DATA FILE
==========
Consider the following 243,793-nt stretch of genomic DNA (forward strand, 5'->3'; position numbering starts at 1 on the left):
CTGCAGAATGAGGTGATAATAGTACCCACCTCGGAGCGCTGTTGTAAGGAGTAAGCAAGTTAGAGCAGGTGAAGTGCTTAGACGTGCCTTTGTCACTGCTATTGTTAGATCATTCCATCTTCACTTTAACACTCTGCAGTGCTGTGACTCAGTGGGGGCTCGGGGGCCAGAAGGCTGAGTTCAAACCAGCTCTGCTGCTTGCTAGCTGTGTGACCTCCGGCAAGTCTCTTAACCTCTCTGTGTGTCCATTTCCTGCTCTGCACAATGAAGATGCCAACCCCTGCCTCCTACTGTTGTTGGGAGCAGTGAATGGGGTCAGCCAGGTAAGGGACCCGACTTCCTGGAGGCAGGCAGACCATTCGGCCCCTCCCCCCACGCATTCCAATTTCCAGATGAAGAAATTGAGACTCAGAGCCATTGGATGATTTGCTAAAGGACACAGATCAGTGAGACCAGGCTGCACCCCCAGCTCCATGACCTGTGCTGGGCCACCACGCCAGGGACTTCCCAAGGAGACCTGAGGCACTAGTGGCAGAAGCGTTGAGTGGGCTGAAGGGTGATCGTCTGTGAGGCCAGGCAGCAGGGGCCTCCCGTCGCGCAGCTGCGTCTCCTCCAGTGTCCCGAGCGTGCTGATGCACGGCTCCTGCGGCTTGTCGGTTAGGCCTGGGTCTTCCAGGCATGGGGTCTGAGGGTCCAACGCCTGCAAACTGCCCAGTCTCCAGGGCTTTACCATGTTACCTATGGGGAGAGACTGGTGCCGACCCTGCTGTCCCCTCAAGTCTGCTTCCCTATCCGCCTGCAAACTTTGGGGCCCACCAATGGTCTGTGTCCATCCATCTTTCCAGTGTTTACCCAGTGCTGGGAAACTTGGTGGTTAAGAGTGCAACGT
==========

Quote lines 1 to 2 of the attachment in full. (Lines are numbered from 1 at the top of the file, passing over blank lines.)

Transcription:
Consider the following 243,793-nt stretch of genomic DNA (forward strand, 5'->3'; position numbering starts at 1 on the left):
CTGCAGAATGAGGTGATAATAGTACCCACCTCGGAGCGCTGTTGTAAGGAGTAAGCAAGTTAGAGCAGGTGAAGTGCTTAGACGTGCCTTTGTCACTGCTATTGTTAGATCATTCCATCTTCACTTTAACACTCTGCAGTGCTGTGACTCAGTGGGGGCTCGGGGGCCAGAAGGCTGAGTTCAAACCAGCTCTGCTGCTTGCTAGCTGTGTGACCTCCGGCAAGTCTCTTAACCTCTCTGTGTGTCCATTTCCTGCTCTGCACAATGAAGATGCCAACCCCTGCCTCCTACTGTTGTTGGGAGCAGTGAATGGGGTCAGCCAGGTAAGGGACCCGACTTCCTGGAGGCAGGCAGACCATTCGGCCCCTCCCCCCACGCATTCCAATTTCCAGATGAAGAAATTGAGACTCAGAGCCATTGGATGATTTGCTAAAGGACACAGATCAGTGAGACCAGGCTGCACCCCCAGCTCCATGACCTGTGCTGGGCCACCACGCCAGGGACTTCCCAAGGAGACCTGAGGCACTAGTGGCAGAAGCGTTGAGTGGGCTGAAGGGTGATCGTCTGTGAGGCCAGGCAGCAGGGGCCTCCCGTCGCGCAGCTGCGTCTCCTCCAGTGTCCCGAGCGTGCTGATGCACGGCTCCTGCGGCTTGTCGGTTAGGCCTGGGTCTTCCAGGCATGGGGTCTGAGGGTCCAACGCCTGCAAACTGCCCAGTCTCCAGGGCTTTACCATGTTACCTATGGGGAGAGACTGGTGCCGACCCTGCTGTCCCCTCAAGTCTGCTTCCCTATCCGCCTGCAAACTTTGGGGCCCACCAATGGTCTGTGTCCATCCATCTTTCCAGTGTTTACCCAGTGCTGGGAAACTTGGTGGTTAAGAGTGCAACGT